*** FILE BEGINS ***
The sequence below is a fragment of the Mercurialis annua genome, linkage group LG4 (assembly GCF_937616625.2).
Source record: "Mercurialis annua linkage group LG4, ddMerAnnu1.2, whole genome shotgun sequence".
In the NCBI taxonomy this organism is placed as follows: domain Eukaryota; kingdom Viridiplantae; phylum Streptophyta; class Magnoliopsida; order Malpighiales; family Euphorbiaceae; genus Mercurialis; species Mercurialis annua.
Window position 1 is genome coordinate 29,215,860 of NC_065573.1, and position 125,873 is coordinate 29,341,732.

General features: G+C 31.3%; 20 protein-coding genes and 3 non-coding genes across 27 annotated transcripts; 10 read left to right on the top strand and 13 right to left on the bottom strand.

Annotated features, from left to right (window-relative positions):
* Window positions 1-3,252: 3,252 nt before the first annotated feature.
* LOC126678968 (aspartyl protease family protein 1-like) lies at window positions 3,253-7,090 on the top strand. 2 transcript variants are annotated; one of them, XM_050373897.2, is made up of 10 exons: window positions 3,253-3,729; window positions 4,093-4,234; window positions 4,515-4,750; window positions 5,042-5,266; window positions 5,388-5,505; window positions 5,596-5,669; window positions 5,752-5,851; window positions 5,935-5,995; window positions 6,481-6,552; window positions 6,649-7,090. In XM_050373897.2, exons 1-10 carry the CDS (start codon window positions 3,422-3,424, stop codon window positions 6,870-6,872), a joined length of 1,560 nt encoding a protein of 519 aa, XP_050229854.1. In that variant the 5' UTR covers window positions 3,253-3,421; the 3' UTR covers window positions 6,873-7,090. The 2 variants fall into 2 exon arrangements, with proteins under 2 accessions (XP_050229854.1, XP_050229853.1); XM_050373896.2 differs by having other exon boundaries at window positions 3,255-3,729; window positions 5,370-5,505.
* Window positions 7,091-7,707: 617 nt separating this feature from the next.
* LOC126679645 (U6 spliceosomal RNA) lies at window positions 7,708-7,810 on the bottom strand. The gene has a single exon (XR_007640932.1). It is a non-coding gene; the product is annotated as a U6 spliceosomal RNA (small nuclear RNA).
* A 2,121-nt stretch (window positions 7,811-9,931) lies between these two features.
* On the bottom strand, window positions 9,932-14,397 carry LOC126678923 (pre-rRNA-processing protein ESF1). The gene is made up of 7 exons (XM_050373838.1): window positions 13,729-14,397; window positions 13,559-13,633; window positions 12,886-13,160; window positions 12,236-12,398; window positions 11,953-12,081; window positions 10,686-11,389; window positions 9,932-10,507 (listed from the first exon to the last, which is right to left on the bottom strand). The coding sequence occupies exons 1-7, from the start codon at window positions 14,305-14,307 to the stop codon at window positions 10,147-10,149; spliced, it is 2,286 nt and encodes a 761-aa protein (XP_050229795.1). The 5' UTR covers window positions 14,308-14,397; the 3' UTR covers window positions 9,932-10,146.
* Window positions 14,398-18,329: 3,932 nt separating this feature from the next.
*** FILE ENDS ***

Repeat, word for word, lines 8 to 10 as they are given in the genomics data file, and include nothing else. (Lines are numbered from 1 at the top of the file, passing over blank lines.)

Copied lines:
* LOC126678968 (aspartyl protease family protein 1-like) lies at window positions 3,253-7,090 on the top strand. 2 transcript variants are annotated; one of them, XM_050373897.2, is made up of 10 exons: window positions 3,253-3,729; window positions 4,093-4,234; window positions 4,515-4,750; window positions 5,042-5,266; window positions 5,388-5,505; window positions 5,596-5,669; window positions 5,752-5,851; window positions 5,935-5,995; window positions 6,481-6,552; window positions 6,649-7,090. In XM_050373897.2, exons 1-10 carry the CDS (start codon window positions 3,422-3,424, stop codon window positions 6,870-6,872), a joined length of 1,560 nt encoding a protein of 519 aa, XP_050229854.1. In that variant the 5' UTR covers window positions 3,253-3,421; the 3' UTR covers window positions 6,873-7,090. The 2 variants fall into 2 exon arrangements, with proteins under 2 accessions (XP_050229854.1, XP_050229853.1); XM_050373896.2 differs by having other exon boundaries at window positions 3,255-3,729; window positions 5,370-5,505.
* Window positions 7,091-7,707: 617 nt separating this feature from the next.
* LOC126679645 (U6 spliceosomal RNA) lies at window positions 7,708-7,810 on the bottom strand. The gene has a single exon (XR_007640932.1). It is a non-coding gene; the product is annotated as a U6 spliceosomal RNA (small nuclear RNA).